|JOKER MARCHANT STADIUM
|Year Opened||1966; renovated in 2003|
|Dimensions||340L, 420C, 340R|
|Local Airport||Orlando or Tampa|
|Ticket Prices||The Tigers run three price levels. Infield Box, $28/$30/$35; Reserved, $26/$30/$35; Left Field Reserved, $21/$25/$30; Bleachers, $17/$20/$22; Berm, $15/$18/$20|
|Season Ticket Prices||Reserved (200-210), $410; Left Field Reserved (301-304), $320; Bleachers (401-403), $216; Grass Berm, $180|
|Tickets on Sale||Now|
|Ticket Web Site||tigers.mlb.com|
|Address||Al Kaline Dr., 2301 Lake Hills Blvd., Lakeland, FL 33805|
|Directions||Take exit 33 off I-4 onto Hwy. 33 South. Tiger Town and the ballpark are approximately 2 miles on the left. There is signage pointing out two parking areas next to the stadium.|
Detroit Tigers Spring Training 2015: If You Go …
In recent years Lakeland has made Money Magazine’s “Best Place to Live in America,” coming in tenth in 1998. Lakeland is regarded as representing the best of Florida: its economy has benefited from the technology-company growth in both Tampa and Orlando, and it’s also benefited from the rise of tourism in both cities. It does live up to the name: there are 38 lakes within the city limits.
This is citrus country, but today’s economy is considerably more varied; though many of the 170,000 people in the area either work in the citrus industry or go into Tampa for a job, more work at companies like grocery-store-chain Publix, which is headquartered in Lakeland. As the area has thrived, so has downtown Lakeland, which has experienced a renaissance of sorts in the last decade. You can find some decent nightlife in downtown Lakeland; worth a visit are Molly McHugh’s Irish Pub (111 S. Kentucky Av.; mollymchughs.com), which regularly features live music; Trader’s Alley 210 (210 E. Pine St.), which features a sleek décor, a long list of martinis, and club music; and Mitchell’s Coffee House (235 N. Kentucky Av.; mitchellscoffee.com), which features live music on weekends.
Downtown is also home to a historic district, home to many restored buildings dating back to the early 1900s. It’s a typical Florida smaller-town downtown in terms of architecture, and one get the sneaky suspicion that the designers of Celebration, Disney’s designed community near Disney World, basically stole the layout and feel of Lakeland and re-created it: there’s a small lake and a scenic old hotel, the Terrace, on one end of downtown, and a slew of lakefronts with antique stores. Much of the downtown was renovated in recent years, to good effect.
Artsy types will delight in Lakeland. Worth a drive is the campus of Florida Southern College (111 Lake Hollingsworth Drive; flsouthern.edu), where nine buildings (dubbed “Child of the Sun”) comprise the largest grouping of Frank Lloyd Wright-designed buildings in the world. Built between 1941 and 1948, the initial buildings were constructed by students and supervised personally by Wright. You can go to the campus student center and pick up a brochure detailing the history of the buildings before you embark on a tour.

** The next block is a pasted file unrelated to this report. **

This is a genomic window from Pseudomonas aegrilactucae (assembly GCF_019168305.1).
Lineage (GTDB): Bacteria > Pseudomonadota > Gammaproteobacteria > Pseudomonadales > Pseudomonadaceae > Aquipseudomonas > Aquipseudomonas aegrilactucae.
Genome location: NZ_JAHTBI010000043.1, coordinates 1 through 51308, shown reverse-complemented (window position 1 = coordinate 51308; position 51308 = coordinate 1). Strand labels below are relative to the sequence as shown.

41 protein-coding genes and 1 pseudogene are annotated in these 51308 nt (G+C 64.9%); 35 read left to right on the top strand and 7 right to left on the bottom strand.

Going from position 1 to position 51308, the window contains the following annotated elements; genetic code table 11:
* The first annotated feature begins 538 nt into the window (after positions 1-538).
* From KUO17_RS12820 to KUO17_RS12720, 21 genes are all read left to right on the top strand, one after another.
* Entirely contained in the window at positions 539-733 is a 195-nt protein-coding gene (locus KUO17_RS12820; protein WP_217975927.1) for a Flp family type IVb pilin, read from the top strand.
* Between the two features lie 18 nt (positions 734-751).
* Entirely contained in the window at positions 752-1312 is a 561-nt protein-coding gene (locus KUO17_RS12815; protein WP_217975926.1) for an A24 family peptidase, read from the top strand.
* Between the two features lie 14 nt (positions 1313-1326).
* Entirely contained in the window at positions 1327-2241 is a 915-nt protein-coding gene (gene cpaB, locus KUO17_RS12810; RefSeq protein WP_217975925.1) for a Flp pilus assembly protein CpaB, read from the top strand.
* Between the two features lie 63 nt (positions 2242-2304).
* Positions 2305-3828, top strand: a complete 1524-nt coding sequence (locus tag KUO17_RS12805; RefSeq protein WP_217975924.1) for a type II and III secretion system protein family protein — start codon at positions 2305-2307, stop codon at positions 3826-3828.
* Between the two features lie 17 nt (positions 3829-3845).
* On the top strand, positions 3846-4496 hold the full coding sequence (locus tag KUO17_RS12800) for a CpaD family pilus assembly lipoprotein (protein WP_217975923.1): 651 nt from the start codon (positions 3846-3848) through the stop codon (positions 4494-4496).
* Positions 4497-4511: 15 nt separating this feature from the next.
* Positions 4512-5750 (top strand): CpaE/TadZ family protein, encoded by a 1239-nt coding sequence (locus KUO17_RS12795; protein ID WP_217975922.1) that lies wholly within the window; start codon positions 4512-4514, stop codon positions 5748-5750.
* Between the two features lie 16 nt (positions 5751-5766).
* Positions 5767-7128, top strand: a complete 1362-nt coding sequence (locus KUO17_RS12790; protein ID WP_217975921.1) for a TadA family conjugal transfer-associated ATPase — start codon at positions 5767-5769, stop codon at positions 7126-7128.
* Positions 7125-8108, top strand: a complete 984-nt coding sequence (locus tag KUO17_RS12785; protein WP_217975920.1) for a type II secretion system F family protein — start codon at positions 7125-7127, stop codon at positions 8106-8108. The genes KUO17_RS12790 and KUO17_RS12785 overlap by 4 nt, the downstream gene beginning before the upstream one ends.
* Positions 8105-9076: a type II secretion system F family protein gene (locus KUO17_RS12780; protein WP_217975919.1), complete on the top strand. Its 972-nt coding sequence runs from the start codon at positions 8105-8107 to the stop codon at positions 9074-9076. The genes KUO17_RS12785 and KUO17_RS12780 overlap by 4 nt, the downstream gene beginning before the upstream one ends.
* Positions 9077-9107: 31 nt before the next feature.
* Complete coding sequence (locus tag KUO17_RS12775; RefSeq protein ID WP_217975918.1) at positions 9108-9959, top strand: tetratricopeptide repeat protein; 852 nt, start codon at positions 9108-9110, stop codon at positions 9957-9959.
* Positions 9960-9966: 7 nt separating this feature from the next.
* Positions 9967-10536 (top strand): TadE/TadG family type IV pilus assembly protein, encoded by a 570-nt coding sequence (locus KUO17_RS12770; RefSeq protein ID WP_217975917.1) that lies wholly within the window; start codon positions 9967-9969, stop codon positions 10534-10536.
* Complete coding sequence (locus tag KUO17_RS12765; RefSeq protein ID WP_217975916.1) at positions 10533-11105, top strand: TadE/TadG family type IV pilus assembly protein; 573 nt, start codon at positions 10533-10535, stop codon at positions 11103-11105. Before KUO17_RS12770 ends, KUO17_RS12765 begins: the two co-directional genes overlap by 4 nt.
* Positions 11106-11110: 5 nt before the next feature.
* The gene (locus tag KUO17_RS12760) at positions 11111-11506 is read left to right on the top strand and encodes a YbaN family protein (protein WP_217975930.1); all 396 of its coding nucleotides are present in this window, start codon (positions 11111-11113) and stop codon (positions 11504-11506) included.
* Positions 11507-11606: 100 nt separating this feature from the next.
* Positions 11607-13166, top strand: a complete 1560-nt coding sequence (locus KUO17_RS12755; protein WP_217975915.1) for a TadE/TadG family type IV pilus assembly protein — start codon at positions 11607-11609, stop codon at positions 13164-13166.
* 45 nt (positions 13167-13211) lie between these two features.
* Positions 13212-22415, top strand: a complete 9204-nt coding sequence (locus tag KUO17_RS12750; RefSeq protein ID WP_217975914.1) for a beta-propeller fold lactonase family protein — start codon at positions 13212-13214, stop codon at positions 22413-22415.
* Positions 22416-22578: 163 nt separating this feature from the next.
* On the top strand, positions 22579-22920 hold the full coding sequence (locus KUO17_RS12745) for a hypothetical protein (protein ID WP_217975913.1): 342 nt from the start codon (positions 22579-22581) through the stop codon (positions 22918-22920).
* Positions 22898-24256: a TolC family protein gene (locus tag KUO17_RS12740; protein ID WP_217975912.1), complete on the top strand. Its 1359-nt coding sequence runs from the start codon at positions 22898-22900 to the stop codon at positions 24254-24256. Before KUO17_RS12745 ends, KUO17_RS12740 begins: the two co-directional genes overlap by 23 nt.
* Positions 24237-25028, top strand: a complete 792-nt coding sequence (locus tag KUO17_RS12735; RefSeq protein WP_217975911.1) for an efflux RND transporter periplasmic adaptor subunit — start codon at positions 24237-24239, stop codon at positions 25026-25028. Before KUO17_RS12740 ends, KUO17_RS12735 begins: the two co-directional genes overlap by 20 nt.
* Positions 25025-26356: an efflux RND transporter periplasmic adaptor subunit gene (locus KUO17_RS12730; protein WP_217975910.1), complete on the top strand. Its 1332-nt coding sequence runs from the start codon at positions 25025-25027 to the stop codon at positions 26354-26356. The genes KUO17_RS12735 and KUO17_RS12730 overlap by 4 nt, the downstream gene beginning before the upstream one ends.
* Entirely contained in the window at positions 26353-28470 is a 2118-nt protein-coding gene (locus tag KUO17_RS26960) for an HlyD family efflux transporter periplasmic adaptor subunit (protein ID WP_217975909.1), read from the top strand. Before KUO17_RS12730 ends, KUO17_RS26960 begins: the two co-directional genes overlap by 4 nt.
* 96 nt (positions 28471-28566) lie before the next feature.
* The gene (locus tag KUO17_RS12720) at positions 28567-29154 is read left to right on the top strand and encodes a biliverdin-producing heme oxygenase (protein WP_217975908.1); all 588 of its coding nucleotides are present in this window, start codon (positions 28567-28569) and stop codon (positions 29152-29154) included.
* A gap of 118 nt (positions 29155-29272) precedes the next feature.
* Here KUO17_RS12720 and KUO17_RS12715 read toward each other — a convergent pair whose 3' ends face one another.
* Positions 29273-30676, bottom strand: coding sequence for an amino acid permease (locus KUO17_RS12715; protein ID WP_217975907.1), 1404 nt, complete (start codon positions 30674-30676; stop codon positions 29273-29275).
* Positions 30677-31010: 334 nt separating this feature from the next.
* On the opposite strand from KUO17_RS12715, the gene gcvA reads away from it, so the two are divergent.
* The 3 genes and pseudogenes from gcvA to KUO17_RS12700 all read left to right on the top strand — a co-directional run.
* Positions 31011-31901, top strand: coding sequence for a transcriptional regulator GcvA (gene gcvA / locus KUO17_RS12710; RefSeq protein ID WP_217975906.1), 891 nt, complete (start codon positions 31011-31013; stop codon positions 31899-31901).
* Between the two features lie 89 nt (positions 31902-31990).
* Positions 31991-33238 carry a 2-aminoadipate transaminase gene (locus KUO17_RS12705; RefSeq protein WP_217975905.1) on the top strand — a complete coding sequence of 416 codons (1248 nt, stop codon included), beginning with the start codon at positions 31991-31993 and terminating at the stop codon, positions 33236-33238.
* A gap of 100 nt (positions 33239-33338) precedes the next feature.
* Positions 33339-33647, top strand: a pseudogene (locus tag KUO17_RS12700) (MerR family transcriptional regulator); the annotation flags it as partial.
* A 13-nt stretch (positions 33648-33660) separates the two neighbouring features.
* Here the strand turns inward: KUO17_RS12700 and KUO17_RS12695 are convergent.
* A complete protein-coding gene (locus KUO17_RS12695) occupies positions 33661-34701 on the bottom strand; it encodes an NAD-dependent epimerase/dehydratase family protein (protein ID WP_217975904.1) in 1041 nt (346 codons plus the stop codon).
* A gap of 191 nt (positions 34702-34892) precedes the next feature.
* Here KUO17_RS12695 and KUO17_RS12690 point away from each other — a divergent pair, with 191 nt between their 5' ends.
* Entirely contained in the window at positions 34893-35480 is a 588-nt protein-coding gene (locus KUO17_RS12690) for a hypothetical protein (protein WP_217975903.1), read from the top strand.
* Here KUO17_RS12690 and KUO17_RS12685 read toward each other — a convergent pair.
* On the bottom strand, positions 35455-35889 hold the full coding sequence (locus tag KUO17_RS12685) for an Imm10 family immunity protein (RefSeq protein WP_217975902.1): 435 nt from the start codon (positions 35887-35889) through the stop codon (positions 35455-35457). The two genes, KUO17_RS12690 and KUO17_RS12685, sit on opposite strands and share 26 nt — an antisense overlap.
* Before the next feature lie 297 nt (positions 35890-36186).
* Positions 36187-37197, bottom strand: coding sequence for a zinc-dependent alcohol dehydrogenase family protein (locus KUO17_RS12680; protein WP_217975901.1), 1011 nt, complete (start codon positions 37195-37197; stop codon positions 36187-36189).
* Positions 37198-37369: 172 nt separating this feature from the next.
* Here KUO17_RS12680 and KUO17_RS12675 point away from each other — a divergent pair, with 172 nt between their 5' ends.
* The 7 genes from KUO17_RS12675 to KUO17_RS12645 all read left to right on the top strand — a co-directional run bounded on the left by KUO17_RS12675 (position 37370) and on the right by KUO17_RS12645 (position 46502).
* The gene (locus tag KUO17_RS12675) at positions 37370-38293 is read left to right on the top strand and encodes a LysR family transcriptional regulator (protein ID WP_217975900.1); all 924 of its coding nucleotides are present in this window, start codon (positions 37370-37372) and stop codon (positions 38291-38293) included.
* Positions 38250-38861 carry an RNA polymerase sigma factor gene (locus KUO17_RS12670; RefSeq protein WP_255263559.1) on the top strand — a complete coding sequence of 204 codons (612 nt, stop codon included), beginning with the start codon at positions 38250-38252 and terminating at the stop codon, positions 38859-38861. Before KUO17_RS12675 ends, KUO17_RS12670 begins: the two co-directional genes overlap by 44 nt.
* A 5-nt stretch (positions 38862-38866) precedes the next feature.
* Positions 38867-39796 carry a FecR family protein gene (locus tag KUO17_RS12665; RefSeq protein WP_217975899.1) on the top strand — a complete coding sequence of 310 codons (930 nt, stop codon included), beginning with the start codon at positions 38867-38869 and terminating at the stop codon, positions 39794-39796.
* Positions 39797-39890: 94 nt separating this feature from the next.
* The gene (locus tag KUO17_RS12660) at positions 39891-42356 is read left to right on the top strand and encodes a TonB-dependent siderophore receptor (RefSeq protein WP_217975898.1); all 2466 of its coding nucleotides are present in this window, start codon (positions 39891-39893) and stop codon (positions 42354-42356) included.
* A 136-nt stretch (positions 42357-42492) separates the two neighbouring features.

One final recommendation: golf. Within a 50-mile radius of Lakeland there are more than 60 golf courses and over 500 holes of private and semiprivate golf courses. Within the city limits Eaglebrooke (1300 Eaglebrooke Blvd., Lakeland; 863/701-0101) has been awarded four stars by Gold Digest. One of the best public golf courses in the state is located in nearby Haines City: Southern Dunes Golf Club (2888 Southern Dunes Blvd., Haines City; 866/TEE-BONE), a longer (7,227 yards) course with the reputation of being a very difficult play.
Lakeland is also centrally located and makes a good base for spring training, as the city is located on I-4, the main interstate running between Tampa and Orlando. There are seven spring-training camps within an easy drive: Pittsburgh Pirates (Bradenton), Toronto Blue Jays (Dunedin), Atlanta Braves and Houston Astros (Orlando/Kissimmee), New York Yankees (Tampa), and Philadelphia Phillies (Clearwater).
Where to Stay: There are several hotels within two miles of Tiger Town, including the the Holiday Inn Lakeland, Super 8, Baymont Inn, Hampton Inn, La Quinta, and Best Western Diplomat Inn.
Where to Eat: Lakeland really isn’t considered the fine-dining capital of Florida, but there are a number of good restaurants in the area. You can stick close to the freeway and eat at one of the many chain restaurants, but you can also venture into town for a good meal.
Best known is La Porta Rossa, the former Mario’s (1833 Edgewood Drive E., Lakeland; 863/688-9616; lprlakelane.com), specializing in Northern Italian cuisine. Sparky Anderson was a regular at Mario’s when he managed the Tigers. It’s still a notable Italian spot under new ownership.
Flying In: The closest airport to Lakeland is in Tampa. It’s a bigger airport that is serviced by all the major airlines. The Orlando airport, which is farther away and much bigger, can be daunting, so if fares are equal you’ll definitely want to fly into Tampa.